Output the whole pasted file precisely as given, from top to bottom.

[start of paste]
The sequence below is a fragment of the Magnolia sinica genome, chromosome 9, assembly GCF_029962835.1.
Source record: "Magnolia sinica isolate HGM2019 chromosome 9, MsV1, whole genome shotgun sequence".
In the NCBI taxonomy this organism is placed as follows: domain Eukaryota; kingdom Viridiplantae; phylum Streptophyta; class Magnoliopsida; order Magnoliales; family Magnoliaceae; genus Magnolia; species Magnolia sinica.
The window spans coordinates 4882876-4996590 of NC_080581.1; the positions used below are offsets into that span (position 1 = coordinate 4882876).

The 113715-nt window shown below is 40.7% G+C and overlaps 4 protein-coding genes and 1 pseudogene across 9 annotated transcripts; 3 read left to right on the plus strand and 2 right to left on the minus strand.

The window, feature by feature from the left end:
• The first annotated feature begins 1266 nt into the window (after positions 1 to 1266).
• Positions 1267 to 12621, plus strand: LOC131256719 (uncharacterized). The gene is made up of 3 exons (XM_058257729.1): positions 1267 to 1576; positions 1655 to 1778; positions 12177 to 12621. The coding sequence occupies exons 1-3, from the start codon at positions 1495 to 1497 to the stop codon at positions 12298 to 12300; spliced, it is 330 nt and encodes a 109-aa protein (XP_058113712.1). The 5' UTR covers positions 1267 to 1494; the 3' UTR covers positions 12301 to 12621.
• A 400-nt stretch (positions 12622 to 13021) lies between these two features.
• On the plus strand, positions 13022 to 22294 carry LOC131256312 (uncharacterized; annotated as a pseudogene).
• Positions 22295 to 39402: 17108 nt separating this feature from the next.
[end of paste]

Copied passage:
The sequence below is a fragment of the Magnolia sinica genome, chromosome 9, assembly GCF_029962835.1.
Source record: "Magnolia sinica isolate HGM2019 chromosome 9, MsV1, whole genome shotgun sequence".
In the NCBI taxonomy this organism is placed as follows: domain Eukaryota; kingdom Viridiplantae; phylum Streptophyta; class Magnoliopsida; order Magnoliales; family Magnoliaceae; genus Magnolia; species Magnolia sinica.
The window spans coordinates 4882876-4996590 of NC_080581.1; the positions used below are offsets into that span (position 1 = coordinate 4882876).

The 113715-nt window shown below is 40.7% G+C and overlaps 4 protein-coding genes and 1 pseudogene across 9 annotated transcripts; 3 read left to right on the plus strand and 2 right to left on the minus strand.

The window, feature by feature from the left end:
• The first annotated feature begins 1266 nt into the window (after positions 1 to 1266).
• Positions 1267 to 12621, plus strand: LOC131256719 (uncharacterized). The gene is made up of 3 exons (XM_058257729.1): positions 1267 to 1576; positions 1655 to 1778; positions 12177 to 12621. The coding sequence occupies exons 1-3, from the start codon at positions 1495 to 1497 to the stop codon at positions 12298 to 12300; spliced, it is 330 nt and encodes a 109-aa protein (XP_058113712.1). The 5' UTR covers positions 1267 to 1494; the 3' UTR covers positions 12301 to 12621.
• A 400-nt stretch (positions 12622 to 13021) lies between these two features.
• On the plus strand, positions 13022 to 22294 carry LOC131256312 (uncharacterized; annotated as a pseudogene).
• Positions 22295 to 39402: 17108 nt separating this feature from the next.